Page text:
LAMENTS in the scientific community about hundreds of millions of dollars in federal funding cuts for research highlight yet another example of government saying one thing and doing another.
Last year, just months after President Bush signed into law the America Competes Act, which calls for doubling government science funding over the next decade, the fiscal 2008 federal budget sliced an estimated $500 million for research projects.
In December, the President implored the Democratic-led Congress to stick to his 2008 budget cap in its final catch-all spending bill. Science funding was caught in the battle between the White House and Congress and science lost.
Whether the 2009 budget now before Congress will eventually compensate for the 2008 shortfalls is anybody's guess.
But for now, scientists rightfully feel betrayed over the ditching of the government pledge to boost funding for research, and they worry what will befall their most talented colleagues as government investment in their projects wanes. In Congress, Rep. Judy Biggert of Illinois predicts a sure brain drain among scientists if government continues to deliver only nominal support.
The House Republican, who played a key role in securing funds for Argonne National Laboratory outside Chicago, is troubled by the apparent willingness to leave planned science projects unfunded "because we have had such a focus on basic research and how important it is to American competitiveness and our long-term economic growth." Roughly 700 planned projects won't be funded in this fiscal year, affecting facilities across the nation.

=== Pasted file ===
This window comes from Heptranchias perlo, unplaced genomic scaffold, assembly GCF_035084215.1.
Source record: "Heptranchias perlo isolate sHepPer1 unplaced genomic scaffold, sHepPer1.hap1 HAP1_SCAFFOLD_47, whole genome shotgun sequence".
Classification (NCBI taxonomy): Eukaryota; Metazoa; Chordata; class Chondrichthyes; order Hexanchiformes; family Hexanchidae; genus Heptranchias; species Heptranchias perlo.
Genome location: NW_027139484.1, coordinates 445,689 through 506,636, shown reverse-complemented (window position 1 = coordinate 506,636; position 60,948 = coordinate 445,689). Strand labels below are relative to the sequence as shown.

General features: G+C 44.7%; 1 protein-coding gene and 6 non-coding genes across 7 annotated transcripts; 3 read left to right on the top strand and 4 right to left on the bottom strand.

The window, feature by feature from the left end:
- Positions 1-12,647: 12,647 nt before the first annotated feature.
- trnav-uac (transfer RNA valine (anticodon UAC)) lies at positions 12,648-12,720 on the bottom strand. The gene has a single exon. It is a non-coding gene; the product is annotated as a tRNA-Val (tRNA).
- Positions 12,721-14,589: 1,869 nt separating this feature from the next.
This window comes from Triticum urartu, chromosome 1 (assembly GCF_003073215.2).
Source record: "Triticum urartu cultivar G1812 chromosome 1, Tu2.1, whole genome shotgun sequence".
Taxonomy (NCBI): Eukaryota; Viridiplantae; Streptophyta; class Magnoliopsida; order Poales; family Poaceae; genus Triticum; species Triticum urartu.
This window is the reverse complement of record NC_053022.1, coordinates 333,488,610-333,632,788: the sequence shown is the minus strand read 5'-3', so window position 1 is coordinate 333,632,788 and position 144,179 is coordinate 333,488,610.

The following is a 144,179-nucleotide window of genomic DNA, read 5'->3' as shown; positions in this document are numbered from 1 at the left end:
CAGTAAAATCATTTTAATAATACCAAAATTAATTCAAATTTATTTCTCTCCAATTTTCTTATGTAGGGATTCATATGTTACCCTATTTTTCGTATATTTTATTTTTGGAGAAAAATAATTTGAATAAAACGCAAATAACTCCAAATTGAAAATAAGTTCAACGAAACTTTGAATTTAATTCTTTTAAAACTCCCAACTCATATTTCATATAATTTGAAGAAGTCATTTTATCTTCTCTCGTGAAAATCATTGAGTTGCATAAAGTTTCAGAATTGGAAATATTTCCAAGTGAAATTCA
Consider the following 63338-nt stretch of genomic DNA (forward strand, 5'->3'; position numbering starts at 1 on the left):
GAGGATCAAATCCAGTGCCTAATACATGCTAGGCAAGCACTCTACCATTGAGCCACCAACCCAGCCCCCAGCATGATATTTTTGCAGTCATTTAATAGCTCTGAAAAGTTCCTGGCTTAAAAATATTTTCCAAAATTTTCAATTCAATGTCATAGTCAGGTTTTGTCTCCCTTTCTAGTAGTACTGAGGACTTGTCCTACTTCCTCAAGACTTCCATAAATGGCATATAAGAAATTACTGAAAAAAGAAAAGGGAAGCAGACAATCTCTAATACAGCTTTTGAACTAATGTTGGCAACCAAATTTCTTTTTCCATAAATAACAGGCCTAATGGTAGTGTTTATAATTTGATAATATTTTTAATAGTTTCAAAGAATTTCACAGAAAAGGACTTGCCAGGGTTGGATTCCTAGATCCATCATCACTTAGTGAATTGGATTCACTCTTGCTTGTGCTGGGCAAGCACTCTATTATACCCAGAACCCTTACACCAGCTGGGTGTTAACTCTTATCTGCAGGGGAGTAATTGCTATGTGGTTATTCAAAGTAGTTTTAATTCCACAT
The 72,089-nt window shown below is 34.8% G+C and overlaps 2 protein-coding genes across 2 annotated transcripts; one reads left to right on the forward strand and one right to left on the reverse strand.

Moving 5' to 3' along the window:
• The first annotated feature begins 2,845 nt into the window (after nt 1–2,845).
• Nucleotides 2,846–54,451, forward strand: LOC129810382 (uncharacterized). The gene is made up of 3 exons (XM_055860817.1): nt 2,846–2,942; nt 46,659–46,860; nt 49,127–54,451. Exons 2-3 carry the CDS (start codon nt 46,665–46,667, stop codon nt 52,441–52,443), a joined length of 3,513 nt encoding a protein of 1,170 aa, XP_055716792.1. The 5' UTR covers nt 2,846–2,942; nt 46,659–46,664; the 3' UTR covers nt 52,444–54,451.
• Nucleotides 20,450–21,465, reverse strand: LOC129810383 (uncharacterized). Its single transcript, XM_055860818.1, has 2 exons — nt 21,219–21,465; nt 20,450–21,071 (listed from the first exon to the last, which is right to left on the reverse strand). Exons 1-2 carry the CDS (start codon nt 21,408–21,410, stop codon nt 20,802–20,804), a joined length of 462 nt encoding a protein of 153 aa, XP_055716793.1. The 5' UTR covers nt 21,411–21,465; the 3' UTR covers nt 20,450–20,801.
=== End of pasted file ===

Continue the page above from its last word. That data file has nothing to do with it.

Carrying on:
For example, the discipline of high-energy physics, which dominates work at the Fermi National Accelerator Laboratory in Illinois, was hardest hit in the budget cuts. That development jeopardizes the jobs of staff and scientists there.
Federal funding problems have also reached into the field of medical research, forcing scientists to spend more time seeking grants than in the laboratory. "The National Institutes of Health has been essentially flat-funded for the past five years and we saw that trend continue in 2008," said Carrie Wolinetz of the Federation of American Societies for Experimental Biology.
Other budget casualties include scientists who work with peers around the world on international projects. They're concerned the U.S. will lose its credibility as a global partner in advancing science without a stronger commitment to help fund it.
Allowing funding to lapse for basic scientific research, the source of innovations ranging from the World Wide Web to high-tech cancer treatment, is incredibly shortsighted policy.
The long-term ramifications of undercutting studies that could bring progress to so many areas of life is obvious, but apparently not so in Washington.